Driven by his need to accentuate the differences between himself and Mubarak, who remained largely aloof and stolid for three decades, Morsi barely missed an opportunity to talk to the public. He presumably broke a world record by delivering more than 50 speeches, sermons and television interviews in his first four months in power. Morsi’s passionate and amiable words initially won him sympathy and respect, but his poor rhetoric, full of digressions and redundancy, did not serve him well for too long. If Egyptians wanted Mubarak to speak to them more than he did, they soon began wondering whether Morsi should speak less than he did.
Too many impromptu speeches and gestures can, indeed, be very detrimental to unsophisticated politicians. In a span of just a few months, Morsi made numerous blunders in public that tarnished his image as a statesman. Impatiently glancing at his watch during a press conference with the German chancellor Angela Merkel, adjusting his private parts in front of cameras while meeting with the Australian prime minister, and addressing an audience of scientists with a speech that included seven factual and scientific errors evoked both laughter and fury. Furthermore, Morsi’s frequent use of difficult-to-decipher metaphors left his audience both bewildered and perturbed. On one occasion, Morsi said: “If the monkey died, what shall the monkey man do?” On another, he drew a vague analogy between the kitsch classic movie “Planet of Apes” and Egypt’s transition to democracy.
To be sure, Morsi’s persona is insipid and uninspiring. He certainly lacks Nasser’s charisma, Sadat’s flamboyance and Mubarak’s caution. Becoming the object of scorn and mockery certainly contributed to Morsi’s quick downfall. A leader, clearly, starts losing power when he loses people’s faith in his ability to lead.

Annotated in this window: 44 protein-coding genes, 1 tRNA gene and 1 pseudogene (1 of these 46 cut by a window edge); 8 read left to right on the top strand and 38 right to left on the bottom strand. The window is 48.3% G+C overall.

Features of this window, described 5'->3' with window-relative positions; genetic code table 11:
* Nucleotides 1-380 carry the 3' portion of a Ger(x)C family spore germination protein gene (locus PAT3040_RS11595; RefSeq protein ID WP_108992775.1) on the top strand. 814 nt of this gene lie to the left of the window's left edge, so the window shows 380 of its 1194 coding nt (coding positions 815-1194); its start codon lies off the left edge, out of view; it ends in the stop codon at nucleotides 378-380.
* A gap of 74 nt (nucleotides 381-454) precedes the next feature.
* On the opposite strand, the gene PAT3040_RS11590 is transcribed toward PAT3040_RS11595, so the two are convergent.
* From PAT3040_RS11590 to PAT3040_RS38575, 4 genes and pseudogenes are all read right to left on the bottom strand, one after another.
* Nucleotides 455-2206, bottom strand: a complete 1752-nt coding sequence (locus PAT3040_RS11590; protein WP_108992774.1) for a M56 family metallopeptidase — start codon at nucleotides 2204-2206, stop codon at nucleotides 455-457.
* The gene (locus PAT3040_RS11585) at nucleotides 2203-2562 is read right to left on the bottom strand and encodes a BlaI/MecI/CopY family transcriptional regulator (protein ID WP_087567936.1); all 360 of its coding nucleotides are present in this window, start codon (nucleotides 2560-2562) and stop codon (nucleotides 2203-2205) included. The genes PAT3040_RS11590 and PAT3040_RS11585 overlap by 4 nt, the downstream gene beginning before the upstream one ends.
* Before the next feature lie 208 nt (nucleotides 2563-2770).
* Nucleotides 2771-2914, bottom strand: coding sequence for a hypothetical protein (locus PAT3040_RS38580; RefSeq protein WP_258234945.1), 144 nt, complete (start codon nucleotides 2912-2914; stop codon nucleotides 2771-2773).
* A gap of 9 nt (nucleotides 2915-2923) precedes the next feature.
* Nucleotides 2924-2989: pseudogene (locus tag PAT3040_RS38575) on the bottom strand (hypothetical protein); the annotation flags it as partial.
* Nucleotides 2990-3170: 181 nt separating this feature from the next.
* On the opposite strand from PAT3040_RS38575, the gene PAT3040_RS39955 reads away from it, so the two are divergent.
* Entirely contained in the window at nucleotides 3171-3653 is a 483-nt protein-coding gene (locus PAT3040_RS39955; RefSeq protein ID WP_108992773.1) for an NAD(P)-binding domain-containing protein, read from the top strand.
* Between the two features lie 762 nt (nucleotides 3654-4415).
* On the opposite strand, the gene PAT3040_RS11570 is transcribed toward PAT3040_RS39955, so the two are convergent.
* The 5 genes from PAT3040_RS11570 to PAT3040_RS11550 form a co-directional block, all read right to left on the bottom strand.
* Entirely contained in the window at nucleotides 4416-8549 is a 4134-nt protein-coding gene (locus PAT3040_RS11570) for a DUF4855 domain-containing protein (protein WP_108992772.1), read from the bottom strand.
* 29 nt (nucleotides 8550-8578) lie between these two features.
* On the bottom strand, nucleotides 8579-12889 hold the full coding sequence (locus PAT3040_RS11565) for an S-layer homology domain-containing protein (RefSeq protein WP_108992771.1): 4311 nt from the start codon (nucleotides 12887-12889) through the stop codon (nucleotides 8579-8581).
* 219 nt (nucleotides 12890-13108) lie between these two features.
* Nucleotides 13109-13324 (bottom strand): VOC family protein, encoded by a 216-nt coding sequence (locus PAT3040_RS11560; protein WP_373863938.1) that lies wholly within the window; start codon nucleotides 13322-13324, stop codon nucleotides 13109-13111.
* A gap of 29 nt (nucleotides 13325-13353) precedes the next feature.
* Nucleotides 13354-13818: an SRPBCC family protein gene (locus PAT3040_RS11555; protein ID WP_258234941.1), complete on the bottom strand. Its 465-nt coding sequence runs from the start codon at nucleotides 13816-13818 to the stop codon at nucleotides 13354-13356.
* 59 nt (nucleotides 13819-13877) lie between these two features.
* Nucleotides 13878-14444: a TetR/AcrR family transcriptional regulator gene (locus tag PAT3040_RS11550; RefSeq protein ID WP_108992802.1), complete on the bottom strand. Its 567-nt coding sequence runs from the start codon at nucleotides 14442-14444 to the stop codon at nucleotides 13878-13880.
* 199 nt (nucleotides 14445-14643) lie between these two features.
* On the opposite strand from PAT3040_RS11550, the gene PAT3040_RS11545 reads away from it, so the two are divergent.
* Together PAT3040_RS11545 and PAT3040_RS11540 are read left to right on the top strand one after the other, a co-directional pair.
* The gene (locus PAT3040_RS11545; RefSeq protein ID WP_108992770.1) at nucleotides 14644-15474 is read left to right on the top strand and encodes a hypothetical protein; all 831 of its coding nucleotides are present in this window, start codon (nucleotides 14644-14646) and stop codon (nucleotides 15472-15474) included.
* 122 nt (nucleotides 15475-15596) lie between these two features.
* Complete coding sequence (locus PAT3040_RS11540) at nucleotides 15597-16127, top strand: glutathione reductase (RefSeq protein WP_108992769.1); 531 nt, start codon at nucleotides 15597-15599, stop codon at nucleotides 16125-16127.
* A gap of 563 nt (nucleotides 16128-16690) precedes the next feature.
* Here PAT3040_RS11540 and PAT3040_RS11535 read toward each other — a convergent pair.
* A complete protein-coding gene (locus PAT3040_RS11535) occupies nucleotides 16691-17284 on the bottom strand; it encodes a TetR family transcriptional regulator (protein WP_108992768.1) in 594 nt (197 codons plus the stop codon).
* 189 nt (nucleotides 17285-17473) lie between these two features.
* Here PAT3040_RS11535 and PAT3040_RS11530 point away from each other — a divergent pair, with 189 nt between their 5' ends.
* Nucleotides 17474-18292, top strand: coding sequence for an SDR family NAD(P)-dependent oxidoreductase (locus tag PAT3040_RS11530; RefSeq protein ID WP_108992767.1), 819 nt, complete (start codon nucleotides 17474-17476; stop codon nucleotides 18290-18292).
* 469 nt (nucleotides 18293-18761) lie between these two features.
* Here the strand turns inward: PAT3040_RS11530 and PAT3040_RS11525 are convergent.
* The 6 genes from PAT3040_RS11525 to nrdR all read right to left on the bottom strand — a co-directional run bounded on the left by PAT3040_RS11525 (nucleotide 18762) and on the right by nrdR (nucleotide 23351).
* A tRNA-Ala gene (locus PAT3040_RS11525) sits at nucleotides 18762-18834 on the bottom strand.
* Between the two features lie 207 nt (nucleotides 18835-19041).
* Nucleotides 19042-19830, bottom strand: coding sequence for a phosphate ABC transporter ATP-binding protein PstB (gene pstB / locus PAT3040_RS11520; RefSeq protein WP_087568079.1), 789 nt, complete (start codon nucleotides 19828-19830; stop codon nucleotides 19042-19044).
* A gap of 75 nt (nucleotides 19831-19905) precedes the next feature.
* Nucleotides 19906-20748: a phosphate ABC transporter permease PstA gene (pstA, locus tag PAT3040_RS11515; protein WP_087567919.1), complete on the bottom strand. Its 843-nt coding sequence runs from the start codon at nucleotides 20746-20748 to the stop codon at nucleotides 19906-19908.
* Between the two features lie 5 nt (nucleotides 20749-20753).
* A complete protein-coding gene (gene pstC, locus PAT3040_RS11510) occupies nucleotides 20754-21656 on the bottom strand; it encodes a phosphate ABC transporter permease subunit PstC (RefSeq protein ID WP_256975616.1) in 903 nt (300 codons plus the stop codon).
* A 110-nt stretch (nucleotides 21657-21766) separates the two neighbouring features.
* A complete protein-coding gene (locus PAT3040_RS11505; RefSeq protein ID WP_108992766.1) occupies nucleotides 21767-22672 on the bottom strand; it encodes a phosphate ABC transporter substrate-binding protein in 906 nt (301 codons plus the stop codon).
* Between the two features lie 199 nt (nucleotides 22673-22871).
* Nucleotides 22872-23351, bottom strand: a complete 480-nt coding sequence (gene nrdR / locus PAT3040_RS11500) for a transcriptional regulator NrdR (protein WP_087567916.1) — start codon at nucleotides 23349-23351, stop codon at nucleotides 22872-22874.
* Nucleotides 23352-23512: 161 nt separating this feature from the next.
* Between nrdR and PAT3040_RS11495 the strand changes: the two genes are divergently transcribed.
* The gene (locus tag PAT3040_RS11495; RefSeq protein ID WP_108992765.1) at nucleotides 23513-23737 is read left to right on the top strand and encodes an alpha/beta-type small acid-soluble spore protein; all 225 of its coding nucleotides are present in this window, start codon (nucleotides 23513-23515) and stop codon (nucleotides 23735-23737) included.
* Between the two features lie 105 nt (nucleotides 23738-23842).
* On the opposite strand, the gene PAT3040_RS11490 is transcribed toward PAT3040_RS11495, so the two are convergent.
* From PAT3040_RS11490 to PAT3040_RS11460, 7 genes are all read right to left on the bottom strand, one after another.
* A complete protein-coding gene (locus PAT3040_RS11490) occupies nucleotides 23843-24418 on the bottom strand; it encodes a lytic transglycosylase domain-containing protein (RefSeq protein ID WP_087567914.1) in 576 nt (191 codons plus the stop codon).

Morsi’s paranoia of the opposition was certainly aggravated by his heightened perception of threat. As a rule, threats are the lifeblood of Islamist movements, giving their existence legitimacy and bolstering their unity and coherence. If threats did not exist over the MB’s 85-year life, they would have likely been created. The tyrant state and its brutal security arm represented the prime source of threat for the MB during the long years of repression. Threat perceptions endured after the group rose to power, only its source changed. To Morsi and the MBs, the agents of the “deep state” inhibited change from within the state, and the opposition conspired against his rule from without the state. Whether real or perceived, these perceptions had an impact on Morsi’s inclination to consolidate power rather than engineer an inclusive democratic process.
Huge normative differences between Islamists and secularists also deepened Morsi’s distrust and suspicion of his opponents. Although the MB accepts democracy, it seems to be less interested in democracy for its own sake than in what it can achieve. The violence of the earlier generations of the MBs came to an end in 1965, and the group began to participate in parliamentary elections in the 1980s. This journey from the bullet to the ballot did not entail a complete adoption of democratic principles. The Muslim brothers seem to respect the ’procedures’ of democracy (particularly elections) far more than its ’values.’ While the former pave the way to power, the latter stand in contradiction with Islamic law. So far, Islamists’ attempts at bridging the gap between both systems of references have not been entirely successful, with far-reaching consequences on their stances toward various political and social questions.
Facing extraordinary political and economic challenges, post-Mubarak Egypt needed an extraordinary president. It is unsurprising that Morsi failed the test of statesmanship; it’s surprising how fast he did. His removal from office made him the second shortest serving Egyptian ruler since Mohamed Ali’s reign (1805-1848), in contrast to his predecessor, Hosni Mubarak, who is the second longest serving Egyptian ruler in the same period. Then again, there is nothing new under the sun. Over its long and rich history, Egypt has always been the land of striking contrasts and glaring contradictions.